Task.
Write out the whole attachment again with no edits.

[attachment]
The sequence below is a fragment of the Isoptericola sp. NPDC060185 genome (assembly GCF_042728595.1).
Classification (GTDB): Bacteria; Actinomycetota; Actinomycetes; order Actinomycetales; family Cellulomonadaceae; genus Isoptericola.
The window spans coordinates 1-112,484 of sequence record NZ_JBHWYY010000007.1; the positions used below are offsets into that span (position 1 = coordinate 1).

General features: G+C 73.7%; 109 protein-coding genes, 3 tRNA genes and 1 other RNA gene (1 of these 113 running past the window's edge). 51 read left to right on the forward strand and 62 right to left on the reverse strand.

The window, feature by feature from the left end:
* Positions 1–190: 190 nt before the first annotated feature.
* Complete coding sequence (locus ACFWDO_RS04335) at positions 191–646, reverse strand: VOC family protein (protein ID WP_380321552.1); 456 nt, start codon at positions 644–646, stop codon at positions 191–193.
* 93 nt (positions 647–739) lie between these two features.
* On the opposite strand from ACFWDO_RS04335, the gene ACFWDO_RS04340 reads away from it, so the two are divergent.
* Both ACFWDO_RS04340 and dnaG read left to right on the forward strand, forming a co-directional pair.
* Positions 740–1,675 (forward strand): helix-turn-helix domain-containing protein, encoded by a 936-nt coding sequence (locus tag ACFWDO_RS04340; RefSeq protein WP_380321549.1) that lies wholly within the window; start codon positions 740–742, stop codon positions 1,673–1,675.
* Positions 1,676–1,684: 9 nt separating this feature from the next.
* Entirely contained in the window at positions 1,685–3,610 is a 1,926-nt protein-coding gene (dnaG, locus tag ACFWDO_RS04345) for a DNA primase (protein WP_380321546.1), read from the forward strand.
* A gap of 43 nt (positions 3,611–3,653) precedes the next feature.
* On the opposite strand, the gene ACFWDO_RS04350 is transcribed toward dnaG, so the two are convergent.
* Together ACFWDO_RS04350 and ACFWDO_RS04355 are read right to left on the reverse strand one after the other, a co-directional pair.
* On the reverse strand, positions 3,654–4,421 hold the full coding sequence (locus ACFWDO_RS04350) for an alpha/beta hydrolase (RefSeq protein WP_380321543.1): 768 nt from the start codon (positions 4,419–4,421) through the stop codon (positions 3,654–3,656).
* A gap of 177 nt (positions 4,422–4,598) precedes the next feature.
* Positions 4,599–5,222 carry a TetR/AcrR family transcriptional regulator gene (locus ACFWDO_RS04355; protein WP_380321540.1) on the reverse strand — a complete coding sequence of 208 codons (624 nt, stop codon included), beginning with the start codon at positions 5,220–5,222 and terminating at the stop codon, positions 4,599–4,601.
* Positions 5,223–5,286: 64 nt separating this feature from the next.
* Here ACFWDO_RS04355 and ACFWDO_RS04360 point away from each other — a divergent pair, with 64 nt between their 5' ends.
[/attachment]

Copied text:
The sequence below is a fragment of the Isoptericola sp. NPDC060185 genome (assembly GCF_042728595.1).
Classification (GTDB): Bacteria; Actinomycetota; Actinomycetes; order Actinomycetales; family Cellulomonadaceae; genus Isoptericola.
The window spans coordinates 1-112,484 of sequence record NZ_JBHWYY010000007.1; the positions used below are offsets into that span (position 1 = coordinate 1).

General features: G+C 73.7%; 109 protein-coding genes, 3 tRNA genes and 1 other RNA gene (1 of these 113 running past the window's edge). 51 read left to right on the forward strand and 62 right to left on the reverse strand.

The window, feature by feature from the left end:
* Positions 1–190: 190 nt before the first annotated feature.
* Complete coding sequence (locus ACFWDO_RS04335) at positions 191–646, reverse strand: VOC family protein (protein ID WP_380321552.1); 456 nt, start codon at positions 644–646, stop codon at positions 191–193.
* 93 nt (positions 647–739) lie between these two features.
* On the opposite strand from ACFWDO_RS04335, the gene ACFWDO_RS04340 reads away from it, so the two are divergent.
* Both ACFWDO_RS04340 and dnaG read left to right on the forward strand, forming a co-directional pair.
* Positions 740–1,675 (forward strand): helix-turn-helix domain-containing protein, encoded by a 936-nt coding sequence (locus tag ACFWDO_RS04340; RefSeq protein WP_380321549.1) that lies wholly within the window; start codon positions 740–742, stop codon positions 1,673–1,675.
* Positions 1,676–1,684: 9 nt separating this feature from the next.
* Entirely contained in the window at positions 1,685–3,610 is a 1,926-nt protein-coding gene (dnaG, locus tag ACFWDO_RS04345) for a DNA primase (protein WP_380321546.1), read from the forward strand.
* A gap of 43 nt (positions 3,611–3,653) precedes the next feature.
* On the opposite strand, the gene ACFWDO_RS04350 is transcribed toward dnaG, so the two are convergent.
* Together ACFWDO_RS04350 and ACFWDO_RS04355 are read right to left on the reverse strand one after the other, a co-directional pair.
* On the reverse strand, positions 3,654–4,421 hold the full coding sequence (locus ACFWDO_RS04350) for an alpha/beta hydrolase (RefSeq protein WP_380321543.1): 768 nt from the start codon (positions 4,419–4,421) through the stop codon (positions 3,654–3,656).
* A gap of 177 nt (positions 4,422–4,598) precedes the next feature.
* Positions 4,599–5,222 carry a TetR/AcrR family transcriptional regulator gene (locus ACFWDO_RS04355; protein WP_380321540.1) on the reverse strand — a complete coding sequence of 208 codons (624 nt, stop codon included), beginning with the start codon at positions 5,220–5,222 and terminating at the stop codon, positions 4,599–4,601.
* Positions 5,223–5,286: 64 nt separating this feature from the next.
* Here ACFWDO_RS04355 and ACFWDO_RS04360 point away from each other — a divergent pair, with 64 nt between their 5' ends.